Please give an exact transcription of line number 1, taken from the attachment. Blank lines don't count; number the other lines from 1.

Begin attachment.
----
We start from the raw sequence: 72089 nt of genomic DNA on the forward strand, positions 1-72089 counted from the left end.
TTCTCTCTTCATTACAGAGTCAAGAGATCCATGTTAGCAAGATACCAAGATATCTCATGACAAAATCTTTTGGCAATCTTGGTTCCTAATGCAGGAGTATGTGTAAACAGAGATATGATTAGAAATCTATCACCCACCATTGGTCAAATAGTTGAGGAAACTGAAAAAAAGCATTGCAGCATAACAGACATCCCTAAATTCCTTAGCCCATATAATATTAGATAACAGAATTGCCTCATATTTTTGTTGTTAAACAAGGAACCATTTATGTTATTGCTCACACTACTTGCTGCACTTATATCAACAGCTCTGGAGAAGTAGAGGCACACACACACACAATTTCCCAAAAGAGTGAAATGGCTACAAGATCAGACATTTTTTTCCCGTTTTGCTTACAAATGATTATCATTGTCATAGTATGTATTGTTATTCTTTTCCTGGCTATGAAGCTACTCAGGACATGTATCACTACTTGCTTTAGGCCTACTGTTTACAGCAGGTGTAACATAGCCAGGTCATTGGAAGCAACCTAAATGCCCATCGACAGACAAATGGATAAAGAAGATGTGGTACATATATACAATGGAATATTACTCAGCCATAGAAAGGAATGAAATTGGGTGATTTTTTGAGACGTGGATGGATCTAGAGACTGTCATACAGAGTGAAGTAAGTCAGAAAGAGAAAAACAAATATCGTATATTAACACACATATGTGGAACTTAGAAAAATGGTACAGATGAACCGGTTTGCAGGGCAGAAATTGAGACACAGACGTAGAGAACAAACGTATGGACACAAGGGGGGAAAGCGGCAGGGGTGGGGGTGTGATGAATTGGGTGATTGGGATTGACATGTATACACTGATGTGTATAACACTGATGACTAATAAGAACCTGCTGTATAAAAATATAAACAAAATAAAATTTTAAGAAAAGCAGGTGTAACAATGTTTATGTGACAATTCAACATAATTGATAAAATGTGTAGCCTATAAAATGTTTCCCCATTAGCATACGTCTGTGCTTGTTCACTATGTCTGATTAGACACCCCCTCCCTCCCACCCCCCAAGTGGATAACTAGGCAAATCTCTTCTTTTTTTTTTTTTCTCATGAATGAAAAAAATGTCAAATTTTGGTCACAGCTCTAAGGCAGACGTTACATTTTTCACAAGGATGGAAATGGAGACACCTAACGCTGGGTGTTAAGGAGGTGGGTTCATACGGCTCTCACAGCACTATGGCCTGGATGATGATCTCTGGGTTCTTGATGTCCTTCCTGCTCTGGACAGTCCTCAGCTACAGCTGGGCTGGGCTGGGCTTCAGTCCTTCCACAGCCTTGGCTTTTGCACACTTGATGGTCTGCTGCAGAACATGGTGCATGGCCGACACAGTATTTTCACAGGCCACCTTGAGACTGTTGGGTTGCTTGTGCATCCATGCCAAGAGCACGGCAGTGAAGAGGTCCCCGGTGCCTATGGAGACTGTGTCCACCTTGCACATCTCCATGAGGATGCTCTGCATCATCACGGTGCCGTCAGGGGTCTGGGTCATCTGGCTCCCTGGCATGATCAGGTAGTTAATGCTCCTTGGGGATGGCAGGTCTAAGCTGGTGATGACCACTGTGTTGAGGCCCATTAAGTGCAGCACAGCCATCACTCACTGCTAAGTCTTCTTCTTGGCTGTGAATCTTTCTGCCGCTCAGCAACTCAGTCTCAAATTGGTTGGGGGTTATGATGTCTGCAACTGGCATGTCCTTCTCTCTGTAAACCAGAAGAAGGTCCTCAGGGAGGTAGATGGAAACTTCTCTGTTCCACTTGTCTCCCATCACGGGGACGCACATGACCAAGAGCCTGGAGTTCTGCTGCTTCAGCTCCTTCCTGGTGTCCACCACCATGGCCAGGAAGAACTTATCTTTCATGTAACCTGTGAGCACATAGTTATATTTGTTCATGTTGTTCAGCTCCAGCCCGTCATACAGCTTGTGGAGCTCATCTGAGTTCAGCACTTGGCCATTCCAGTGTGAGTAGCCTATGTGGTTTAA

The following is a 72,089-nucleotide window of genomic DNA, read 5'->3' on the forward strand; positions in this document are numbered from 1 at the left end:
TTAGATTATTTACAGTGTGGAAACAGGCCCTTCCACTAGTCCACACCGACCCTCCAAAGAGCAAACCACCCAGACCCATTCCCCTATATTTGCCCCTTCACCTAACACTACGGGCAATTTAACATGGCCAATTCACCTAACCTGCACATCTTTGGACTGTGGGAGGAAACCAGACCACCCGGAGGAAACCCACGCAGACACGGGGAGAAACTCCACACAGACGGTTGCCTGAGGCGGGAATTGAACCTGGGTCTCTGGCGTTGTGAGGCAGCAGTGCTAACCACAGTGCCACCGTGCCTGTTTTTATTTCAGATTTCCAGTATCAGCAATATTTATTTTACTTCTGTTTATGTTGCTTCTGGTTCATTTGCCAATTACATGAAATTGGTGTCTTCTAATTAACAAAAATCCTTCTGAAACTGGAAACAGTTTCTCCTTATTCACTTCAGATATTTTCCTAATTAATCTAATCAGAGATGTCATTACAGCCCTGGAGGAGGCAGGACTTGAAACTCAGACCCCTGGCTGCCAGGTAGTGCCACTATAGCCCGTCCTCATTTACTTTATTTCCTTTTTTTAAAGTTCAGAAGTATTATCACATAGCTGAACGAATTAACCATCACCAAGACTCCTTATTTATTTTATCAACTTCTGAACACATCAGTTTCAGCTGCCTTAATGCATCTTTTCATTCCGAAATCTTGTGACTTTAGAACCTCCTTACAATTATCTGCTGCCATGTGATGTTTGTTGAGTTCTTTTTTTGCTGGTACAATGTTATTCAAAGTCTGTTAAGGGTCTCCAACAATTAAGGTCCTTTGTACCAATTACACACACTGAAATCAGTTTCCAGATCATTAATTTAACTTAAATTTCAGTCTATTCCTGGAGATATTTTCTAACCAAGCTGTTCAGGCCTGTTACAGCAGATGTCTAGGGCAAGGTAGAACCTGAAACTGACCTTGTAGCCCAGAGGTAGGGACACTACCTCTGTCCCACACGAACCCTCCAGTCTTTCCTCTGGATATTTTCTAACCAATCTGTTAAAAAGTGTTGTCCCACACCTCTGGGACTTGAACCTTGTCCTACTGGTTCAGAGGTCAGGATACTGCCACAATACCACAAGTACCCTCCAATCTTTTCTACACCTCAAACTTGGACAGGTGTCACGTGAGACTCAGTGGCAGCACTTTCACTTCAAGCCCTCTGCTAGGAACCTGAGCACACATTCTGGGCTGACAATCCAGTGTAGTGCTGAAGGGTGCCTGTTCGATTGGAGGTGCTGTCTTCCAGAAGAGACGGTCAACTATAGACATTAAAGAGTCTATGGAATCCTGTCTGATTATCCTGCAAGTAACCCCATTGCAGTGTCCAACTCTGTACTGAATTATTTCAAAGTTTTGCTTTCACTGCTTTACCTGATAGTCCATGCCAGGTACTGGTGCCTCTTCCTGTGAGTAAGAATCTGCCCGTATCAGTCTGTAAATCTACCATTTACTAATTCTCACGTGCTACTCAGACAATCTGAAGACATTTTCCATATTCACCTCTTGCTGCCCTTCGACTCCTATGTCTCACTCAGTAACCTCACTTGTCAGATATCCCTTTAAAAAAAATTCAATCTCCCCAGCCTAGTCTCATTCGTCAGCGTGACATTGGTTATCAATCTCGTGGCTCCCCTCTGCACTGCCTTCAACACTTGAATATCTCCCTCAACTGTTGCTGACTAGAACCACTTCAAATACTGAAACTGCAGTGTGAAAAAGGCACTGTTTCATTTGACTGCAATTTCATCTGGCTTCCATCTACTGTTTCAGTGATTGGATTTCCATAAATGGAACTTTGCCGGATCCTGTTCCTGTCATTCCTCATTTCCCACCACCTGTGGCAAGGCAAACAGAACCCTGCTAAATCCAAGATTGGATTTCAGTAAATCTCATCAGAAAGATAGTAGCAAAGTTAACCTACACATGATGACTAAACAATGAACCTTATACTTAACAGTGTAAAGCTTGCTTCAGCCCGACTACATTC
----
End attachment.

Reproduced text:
We start from the raw sequence: 72089 nt of genomic DNA on the forward strand, positions 1-72089 counted from the left end.